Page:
By the mid-1990s, the popularity of parties was so great that raves became commercial projects created not only out of love for electronic music and for a narrow circle of partygoers but also as a way to earn good money. The production company Kontrfors appeared in St. Petersburg and launched the large-scale festivals Eastern Blow and Ravemontage, which attracted thousands of people. In parallel, the mood of the main stars of St. Petersburg clubland, the artists of the New Academy, changed sharply. In place of a bohemian way of life with an endless round of parties there was now “the new seriousness,” which proposed a focus on traditional values. As a result, the artists left the club scene. Mass parties in the center of the city or in important locations were replaced by private DIY events in the countryside or on the outskirts of the city.

The Illegal Picnic was the first “new format” party, held in July 1996 in the ruins of a nineteenth-century military fort adjacent to the dam connecting St. Petersburg and Kronstadt. The flyer promised “new entertainment,” “100% underground,” and free admission. The rave was organized by artists from the group Klub Rechnikov, using the brand of the independent news agency MESSMEDIA and with the support of the Berlin sound system INTERFLUG GALAKTIKA.

The “Rechniki” were famous St. Petersburg squatters, students of the New Academy and active participants of the city’s art life. They organized this party for members only, launching a trend for open-air events. The atmosphere was created by the industrial landscape, the placing of the DJ console on the cabins of army trucks welded together, and video projections integrated into the natural landscape. The headliner was the London DJ Gravity Girl, who was  resident on the ship Stubnitz. The Russian side was represented by Massash, Demidov, BOOMER, Elephant, Lena Popova, and Angela. Despite strict secrecy, around 500 people attended the Illegal Picnic and the magazine Ptyuch dedicated a page to it, describing the event as one of the best parties of the year6.

Up to the end of the 1990s the “Rechniki” held other parties in the countryside, including the Rest4Rest forest rave for friends (1998). The invitation was marked “secret,” and instead of providing a location only the time and initial meeting point were mentioned.  They also celebrated Old New Year and the birthday of Valve club at the water station in Lebyazhye. The latter two events had a strong line-up and an art program organized by the “Rechniki” with the design company Svetosila7, Alexander Shein, and other media artists.

The trend for closed parties was continued by the artists of the association Tsentr Tizholava Izkustva. While some partygoers preferred to go to the suburbs, “brutalists” Igor Mezheritsky and Artemy Solomatin enjoyed the industrial aesthetics of remote areas of St. Petersburg. With free entrance, heavy sound, and the gloomy atmosphere of the industrial zone, TTI events were given appropriate names: frightening “techno-punk-hardcore” evenings or depressing “hard picnics.” The Asphalt techno-hardcore party was held at the Reinforced Concrete Products Factory, located on the border of a residential area and an industrial zone. The flyer for the event Cruel Picnics in the Industrial Zone invited people to visit a secret location for free, with the meeting point at 39 Shkapina Street, behind the Baltic railway station. Techno DJ and “picnic” participant Lena Popova recalls a certain “party on the rails” organized by Solomatin, but there are no archival documents about this event.

Another famous open-air event was AIR-FIRE8 which took place in May 1997 at the Znamenka estate, located between Strelna and Peterhof and was part of the promotional campaign for the Port club (which was designed by the “Rechniki”). Unlike the Illegal Picnic, this party was the result of the consolidation of all the club people in St. Petersburg, and brought together several thousand ravers. The dancers were placed inside and outside the ruined stables, which had been occupied by the organizers under the pretext of making a film. The party included an exhibition of objects and media art by Klub Rechnikov, Andrei Khlobystin, Juris Lesnik, Alexander Shein, and other artists. The rave at Znamenka was attended by the bohemian crowd; even art critic Ivan Dmitrievich Chechot was seen in the crowd. The organizers were not afraid of drawing the attention of the police, despite the large number of guests, as the date of the party coincided with a visit to St. Petersburg by government officials and all law enforcement was pulled into the city center. Nevertheless, the smooth course of the event was disrupted. Toward morning, a police car drove right into the courtyard of the ruined building, calling on the organizers of the event to come to the station “for clarification.” None of the dancers reacted, probably because a car with flashing lights slowly crawling through the crowd, with the siren merging with the music, was perceived as a performance.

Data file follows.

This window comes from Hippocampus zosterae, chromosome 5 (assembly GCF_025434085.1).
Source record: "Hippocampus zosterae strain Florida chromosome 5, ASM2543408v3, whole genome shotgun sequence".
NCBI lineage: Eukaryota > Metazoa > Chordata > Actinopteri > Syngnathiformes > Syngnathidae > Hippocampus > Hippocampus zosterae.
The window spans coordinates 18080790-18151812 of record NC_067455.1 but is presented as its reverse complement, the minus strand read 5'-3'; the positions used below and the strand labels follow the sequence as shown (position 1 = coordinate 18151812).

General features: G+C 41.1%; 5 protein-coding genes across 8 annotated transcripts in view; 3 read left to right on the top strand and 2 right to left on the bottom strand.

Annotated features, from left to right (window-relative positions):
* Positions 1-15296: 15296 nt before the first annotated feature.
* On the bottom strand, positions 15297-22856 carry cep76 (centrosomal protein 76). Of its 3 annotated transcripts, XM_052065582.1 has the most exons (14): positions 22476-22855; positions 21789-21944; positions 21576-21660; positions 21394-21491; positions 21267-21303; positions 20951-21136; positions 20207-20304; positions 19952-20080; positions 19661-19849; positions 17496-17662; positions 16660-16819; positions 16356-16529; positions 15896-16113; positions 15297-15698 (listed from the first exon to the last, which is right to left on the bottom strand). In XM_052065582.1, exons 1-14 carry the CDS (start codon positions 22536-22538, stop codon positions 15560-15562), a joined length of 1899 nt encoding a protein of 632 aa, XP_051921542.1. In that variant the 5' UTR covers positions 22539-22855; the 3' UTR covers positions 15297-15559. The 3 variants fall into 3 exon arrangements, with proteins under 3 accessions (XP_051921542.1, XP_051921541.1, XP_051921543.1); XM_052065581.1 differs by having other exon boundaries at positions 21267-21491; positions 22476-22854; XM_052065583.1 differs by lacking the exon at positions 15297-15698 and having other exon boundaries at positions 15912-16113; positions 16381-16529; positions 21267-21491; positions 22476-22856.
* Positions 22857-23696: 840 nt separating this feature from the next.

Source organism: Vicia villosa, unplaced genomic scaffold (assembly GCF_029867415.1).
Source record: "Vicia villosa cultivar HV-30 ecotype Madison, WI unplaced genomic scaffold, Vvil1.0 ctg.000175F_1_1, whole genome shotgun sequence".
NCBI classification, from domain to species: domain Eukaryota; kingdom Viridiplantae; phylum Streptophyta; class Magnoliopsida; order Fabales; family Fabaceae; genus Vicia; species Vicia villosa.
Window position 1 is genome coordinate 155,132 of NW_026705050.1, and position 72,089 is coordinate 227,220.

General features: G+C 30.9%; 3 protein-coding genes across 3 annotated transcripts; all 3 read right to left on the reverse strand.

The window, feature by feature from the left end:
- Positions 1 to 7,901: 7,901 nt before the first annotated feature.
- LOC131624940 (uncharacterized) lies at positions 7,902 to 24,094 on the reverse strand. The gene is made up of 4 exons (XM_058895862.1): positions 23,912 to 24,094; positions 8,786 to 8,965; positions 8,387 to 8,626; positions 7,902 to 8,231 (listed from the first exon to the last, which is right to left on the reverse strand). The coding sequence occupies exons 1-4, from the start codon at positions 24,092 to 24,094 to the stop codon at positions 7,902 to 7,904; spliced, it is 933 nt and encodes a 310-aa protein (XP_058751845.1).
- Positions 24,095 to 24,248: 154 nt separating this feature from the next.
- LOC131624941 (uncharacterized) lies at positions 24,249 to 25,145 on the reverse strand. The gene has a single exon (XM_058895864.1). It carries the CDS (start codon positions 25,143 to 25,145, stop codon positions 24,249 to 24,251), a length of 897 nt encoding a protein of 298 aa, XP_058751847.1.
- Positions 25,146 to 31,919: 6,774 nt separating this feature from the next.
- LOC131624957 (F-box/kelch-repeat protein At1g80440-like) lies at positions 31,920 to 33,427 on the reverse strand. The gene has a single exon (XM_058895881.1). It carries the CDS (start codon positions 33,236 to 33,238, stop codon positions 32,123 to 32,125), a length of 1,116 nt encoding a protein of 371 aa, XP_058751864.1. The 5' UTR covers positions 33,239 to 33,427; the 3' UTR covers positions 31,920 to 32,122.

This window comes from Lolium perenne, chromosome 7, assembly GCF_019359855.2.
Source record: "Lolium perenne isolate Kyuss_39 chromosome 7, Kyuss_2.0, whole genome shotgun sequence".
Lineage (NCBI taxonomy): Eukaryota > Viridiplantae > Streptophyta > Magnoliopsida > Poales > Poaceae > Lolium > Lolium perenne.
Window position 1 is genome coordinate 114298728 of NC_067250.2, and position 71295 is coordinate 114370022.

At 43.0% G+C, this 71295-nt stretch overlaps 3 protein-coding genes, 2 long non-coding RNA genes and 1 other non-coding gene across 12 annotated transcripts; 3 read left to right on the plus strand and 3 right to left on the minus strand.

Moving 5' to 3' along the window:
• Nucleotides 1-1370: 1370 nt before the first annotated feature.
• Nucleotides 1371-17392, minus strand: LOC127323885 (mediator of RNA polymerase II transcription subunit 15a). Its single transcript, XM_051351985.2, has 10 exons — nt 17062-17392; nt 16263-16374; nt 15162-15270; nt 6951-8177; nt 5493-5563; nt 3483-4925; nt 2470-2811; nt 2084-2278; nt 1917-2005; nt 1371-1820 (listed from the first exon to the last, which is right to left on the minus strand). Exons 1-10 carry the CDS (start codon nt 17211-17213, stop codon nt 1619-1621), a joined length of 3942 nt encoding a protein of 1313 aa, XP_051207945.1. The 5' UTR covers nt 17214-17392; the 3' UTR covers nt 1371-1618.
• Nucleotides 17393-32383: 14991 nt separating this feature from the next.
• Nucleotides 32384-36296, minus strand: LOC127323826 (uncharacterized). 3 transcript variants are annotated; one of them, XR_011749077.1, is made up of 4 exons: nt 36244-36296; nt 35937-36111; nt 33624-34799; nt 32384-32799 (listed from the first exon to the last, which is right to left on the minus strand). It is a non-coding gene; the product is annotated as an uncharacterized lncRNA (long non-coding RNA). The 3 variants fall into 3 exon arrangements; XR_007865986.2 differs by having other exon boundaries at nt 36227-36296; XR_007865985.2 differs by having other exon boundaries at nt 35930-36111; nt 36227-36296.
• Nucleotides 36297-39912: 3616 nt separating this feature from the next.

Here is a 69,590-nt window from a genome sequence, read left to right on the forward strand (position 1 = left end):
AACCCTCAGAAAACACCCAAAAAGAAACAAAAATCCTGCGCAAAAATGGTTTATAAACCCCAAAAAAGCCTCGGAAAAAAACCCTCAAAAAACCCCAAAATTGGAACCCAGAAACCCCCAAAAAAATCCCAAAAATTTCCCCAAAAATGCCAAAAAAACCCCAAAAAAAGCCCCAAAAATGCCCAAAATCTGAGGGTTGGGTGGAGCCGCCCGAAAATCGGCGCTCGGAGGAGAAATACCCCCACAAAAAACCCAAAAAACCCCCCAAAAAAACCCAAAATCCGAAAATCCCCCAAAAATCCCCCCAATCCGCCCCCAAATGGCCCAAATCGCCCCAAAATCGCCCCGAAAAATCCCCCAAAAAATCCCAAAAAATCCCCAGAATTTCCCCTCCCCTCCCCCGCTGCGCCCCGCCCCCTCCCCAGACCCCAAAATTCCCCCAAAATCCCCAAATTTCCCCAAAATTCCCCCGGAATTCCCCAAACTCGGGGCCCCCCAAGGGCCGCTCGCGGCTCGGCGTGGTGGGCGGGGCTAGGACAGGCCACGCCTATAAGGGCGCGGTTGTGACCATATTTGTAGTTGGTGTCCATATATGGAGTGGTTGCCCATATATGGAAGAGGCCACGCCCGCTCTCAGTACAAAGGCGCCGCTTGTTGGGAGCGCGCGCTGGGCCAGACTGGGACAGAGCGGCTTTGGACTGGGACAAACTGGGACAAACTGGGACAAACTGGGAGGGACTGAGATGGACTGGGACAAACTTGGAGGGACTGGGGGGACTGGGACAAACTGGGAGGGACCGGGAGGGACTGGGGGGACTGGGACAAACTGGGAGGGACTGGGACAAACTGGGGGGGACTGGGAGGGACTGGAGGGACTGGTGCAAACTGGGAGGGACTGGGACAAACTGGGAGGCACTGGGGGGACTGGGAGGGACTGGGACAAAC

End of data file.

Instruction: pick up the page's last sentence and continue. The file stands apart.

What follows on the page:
The Znamenka party revealed the potential of suburban locations and, largely thanks to this experience, in 2000 the first of four open-air parties took place at the Kronstadt forts, with which Andrei Khlobystin closed the chronology of the “heroic era of Russian rave.”

1. A. Khlobystin, Shizorevoliutsiia (St.Petersburg: Borey Art, 2017), p. 291.

2. “Timur Novikov: ‘Kak ya pridumal reiv’,” ОМ, 3, 1996, p. 69.

3. Various dates are given for this party. In his autobiography, Timur Novikov suggests 1989, while Andrei Khlobystin and a number of other sources date it to 1990.

4. In addition to Dance Floor, in the early 1990s there was another club in a squat in St. Petersburg, where parties were regularly held. It was called Obvody and was located in a building at 217 Obvodny Canal that had been taken over by artists.

5. The LIIZHTA pool.

6. “Peterburg: Novyi vzyrv klubnogo ekstaza,” Ptyuch, 10, 1996, p. 20.

7. A creative association founded by the artists artists Sergey Sosnin, Sergey Gusev, and Roman Yadykin in 1997.

8. In some texts and memoirs this party is called Air Fair. We have used the name AIR-FIRE, which corresponds to the invitation.